We’re excited to bring you this new regular feature from Sam Foster of Sam Foster Architects in Dunfermline. Over the coming months Sam will be looking at some of the fascinating buildings and landmarks of Dunfermline and Fife.

As soon as you brave an upward look and risk exposing your throat to that biting north-easterly you’ll start to see it: we are  completely and utterly surrounded by a wealth of wonderful, quiet buildings that make the architecture in Dunfermline incredibly rich and varied.

Variety is the very spice of life, William Cowper, the English poet, suggested. And it’s not just the listed or big or old buildings that matter (although listing is a good indication of interest): have a look for the crow-stepped gables on the roofs of some of the buildings half way down the high street, or check the chimneys to try to work out which building was built first; follow your nose and wander up the unmarked lanes, vennels, pends and paths that criss-cross the town. Cast your eye over to some of the later additions, like the Art Deco Christian Aid book shop on Canmore Street, James Shearer’s Fire Station building, the maroon brick wonder of the Sheriff’s Court and Pseudo-Brutalist police station, which, in their own way, are great.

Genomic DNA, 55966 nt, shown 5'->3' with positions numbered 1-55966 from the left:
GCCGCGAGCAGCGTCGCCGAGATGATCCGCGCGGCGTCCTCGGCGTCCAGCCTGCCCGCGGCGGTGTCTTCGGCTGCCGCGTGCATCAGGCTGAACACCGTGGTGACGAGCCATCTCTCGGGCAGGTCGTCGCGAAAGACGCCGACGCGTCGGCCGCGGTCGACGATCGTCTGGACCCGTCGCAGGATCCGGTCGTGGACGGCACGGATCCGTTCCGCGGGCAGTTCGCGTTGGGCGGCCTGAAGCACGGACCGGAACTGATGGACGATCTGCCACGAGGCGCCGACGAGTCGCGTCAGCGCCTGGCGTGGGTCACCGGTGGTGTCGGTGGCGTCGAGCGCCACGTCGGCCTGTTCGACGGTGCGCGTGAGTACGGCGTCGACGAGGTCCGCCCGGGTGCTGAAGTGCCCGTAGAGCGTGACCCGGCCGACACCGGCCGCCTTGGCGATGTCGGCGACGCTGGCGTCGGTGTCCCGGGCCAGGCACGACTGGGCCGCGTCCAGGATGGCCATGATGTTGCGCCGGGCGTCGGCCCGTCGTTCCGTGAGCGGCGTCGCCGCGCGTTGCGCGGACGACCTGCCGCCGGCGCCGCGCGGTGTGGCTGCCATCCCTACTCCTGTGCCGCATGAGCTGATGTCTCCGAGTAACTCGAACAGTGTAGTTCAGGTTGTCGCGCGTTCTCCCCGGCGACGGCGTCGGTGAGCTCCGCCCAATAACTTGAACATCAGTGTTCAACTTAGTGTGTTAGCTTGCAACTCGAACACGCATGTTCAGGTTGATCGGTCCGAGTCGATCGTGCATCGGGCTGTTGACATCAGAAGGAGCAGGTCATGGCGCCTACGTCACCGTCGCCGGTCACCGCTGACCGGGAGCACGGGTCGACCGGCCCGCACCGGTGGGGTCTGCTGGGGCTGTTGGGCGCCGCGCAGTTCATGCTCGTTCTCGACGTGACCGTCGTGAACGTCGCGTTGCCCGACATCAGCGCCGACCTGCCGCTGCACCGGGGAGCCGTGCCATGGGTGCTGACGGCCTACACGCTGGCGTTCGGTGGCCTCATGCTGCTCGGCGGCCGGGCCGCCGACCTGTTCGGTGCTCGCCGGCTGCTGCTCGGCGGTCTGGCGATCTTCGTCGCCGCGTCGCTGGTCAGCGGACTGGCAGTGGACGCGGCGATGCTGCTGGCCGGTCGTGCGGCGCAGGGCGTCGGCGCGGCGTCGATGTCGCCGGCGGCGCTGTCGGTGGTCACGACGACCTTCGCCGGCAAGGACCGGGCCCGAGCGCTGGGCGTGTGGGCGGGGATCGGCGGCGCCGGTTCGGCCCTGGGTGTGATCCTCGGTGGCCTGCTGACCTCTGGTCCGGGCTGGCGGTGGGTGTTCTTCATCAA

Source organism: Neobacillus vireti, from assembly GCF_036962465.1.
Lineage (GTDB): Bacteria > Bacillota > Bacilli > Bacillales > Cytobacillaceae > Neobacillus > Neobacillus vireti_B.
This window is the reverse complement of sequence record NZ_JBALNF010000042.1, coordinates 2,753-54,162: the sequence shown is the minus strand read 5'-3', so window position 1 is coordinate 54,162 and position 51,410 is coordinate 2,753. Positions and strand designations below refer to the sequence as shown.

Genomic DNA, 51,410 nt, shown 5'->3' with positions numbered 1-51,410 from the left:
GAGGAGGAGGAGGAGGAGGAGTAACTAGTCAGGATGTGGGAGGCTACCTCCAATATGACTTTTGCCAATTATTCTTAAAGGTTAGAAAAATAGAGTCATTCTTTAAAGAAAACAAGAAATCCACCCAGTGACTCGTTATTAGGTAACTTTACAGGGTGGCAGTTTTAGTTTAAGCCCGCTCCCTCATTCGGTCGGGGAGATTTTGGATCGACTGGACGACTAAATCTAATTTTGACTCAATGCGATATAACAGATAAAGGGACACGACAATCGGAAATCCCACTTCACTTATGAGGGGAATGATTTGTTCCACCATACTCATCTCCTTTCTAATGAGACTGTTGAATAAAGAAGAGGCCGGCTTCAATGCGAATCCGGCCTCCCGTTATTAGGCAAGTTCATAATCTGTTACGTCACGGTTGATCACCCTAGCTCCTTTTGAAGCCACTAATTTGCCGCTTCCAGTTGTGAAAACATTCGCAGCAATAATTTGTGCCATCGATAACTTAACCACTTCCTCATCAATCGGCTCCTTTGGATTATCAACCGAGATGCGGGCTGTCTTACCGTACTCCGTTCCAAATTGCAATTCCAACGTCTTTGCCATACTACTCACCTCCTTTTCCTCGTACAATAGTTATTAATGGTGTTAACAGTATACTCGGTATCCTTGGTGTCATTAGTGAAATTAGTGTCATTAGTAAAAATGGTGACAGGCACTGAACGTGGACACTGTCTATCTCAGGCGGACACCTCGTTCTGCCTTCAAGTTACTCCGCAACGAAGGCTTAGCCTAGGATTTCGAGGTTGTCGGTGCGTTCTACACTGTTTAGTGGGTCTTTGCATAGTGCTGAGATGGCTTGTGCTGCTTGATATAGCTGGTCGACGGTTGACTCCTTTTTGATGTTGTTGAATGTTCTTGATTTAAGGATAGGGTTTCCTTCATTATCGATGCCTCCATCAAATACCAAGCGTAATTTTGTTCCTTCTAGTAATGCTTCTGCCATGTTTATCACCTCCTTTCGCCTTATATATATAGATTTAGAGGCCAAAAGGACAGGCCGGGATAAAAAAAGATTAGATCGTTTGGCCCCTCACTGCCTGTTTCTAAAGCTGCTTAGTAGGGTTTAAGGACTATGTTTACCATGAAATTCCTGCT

Imagine losing these just a few years from now to make way for some bland, CCTV-scanned sheds with short lifespans where we can buy stuff. No thanks!

In this blog we’ll dig a bit deeper to uncover some of the unsung architectural gems that Dunfermline has to offer with the aim of eventually making a wee guide, so that we can appreciate just how rich and diverse the town is.

Sam Foster